What a long way we’ve come technologically. There are now cars that park themselves, banks that accept checks for deposit online right from the comfort of your home, good old spell-check that, granted, can be more annoying than helpful at times, and even 3D printers that print out things – actual things. But I’m still waiting for that one app that will provide users with a simple day off. Not from work, but from all thinking. Let’s call it Thinks-a-Lot©!
About 80% of the things I’ve worried about never happened, so worrying about them must have played a role.
I figure I’ve been thinking for the better part of 56 years and sometimes it is exhausting. What I need is an app that will assume all my thinking, necessary or not, because much of what I spend time thinking about is a waste of that time at best, and harmful at worst.
Once downloaded the user would click on the settings cog and be presented with a huge array of potential thoughts and several options for each regarding how to deal with them. For instance under ‘driving’ you might find tick-able boxes for: obey all regulations; don’t exceed speed limit by more than x miles per hour; stop at all rail crossings. Voila, thoughtless driving, something which many motorists seem to already be applying to their travel. If you’re not going to be driving, this section can be left out.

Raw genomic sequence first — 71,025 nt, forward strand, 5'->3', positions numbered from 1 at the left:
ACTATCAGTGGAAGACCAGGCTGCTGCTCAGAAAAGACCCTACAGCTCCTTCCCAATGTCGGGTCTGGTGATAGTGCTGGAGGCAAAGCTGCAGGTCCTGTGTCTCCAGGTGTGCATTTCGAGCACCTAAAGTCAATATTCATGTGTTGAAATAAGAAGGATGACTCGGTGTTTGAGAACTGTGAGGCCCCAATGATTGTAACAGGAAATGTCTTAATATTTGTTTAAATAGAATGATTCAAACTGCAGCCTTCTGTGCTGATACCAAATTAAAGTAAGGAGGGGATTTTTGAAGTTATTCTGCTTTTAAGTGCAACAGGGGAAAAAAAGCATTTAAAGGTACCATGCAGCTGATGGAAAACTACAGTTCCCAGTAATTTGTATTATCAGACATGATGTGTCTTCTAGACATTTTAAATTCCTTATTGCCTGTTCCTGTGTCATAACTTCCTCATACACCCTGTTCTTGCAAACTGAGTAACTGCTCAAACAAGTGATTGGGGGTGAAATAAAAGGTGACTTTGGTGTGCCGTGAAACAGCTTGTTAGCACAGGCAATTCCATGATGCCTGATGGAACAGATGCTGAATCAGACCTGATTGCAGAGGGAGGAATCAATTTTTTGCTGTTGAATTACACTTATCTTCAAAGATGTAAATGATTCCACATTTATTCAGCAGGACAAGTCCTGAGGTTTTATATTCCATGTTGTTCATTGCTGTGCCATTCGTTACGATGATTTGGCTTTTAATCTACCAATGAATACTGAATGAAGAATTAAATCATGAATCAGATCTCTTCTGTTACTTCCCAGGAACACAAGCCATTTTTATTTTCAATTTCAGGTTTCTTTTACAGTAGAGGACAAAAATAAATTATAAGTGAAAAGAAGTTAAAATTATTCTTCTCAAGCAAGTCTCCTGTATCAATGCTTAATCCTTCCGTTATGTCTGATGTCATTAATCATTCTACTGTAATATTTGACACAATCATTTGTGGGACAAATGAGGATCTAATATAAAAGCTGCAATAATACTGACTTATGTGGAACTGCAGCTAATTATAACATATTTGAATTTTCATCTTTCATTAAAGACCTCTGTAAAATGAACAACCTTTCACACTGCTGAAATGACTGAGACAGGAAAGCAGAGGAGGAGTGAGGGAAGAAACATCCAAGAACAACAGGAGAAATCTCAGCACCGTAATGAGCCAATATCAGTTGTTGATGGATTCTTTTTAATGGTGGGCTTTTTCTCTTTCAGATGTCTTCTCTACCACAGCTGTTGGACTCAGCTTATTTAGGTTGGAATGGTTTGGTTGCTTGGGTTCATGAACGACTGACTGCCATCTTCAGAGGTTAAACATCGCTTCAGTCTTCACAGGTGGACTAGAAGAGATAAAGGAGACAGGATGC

The ‘worrying’ section would consist of options including: family; health; work; and the ever popular senseless. They say that most worry is a waste of time, yet I’ve always found that worrying actually works. About 80% of the things I’ve worried about never happened, so worrying about them must have played a role.
Voila, thoughtless driving, something which many motorists seem to already be applying to their travel.
The miscellaneous category would be updated on an almost constant basis to include options for thinking about everything from skinning a badger to trying to figure out why anyone would choose to bungee jump. All those little pet peeves and thoughts arising from daily life would be included in this section.
Once properly configured to the user’s needs and thinking patterns, the app can be set to begin first thing in the morning, or even during the night for those who have intrusive sleep-robbing thoughts.
And before you know it, a holiday from thinking is all yours. And what if the app malfunctions? I can’t imagine the result would be any worse than what occurs on a regular basis as humans do the thinking, or don’t.
The designers of the app might want to include a warning about using it too often lest we have many people spending much time not thinking. Although we should all be used to that by now.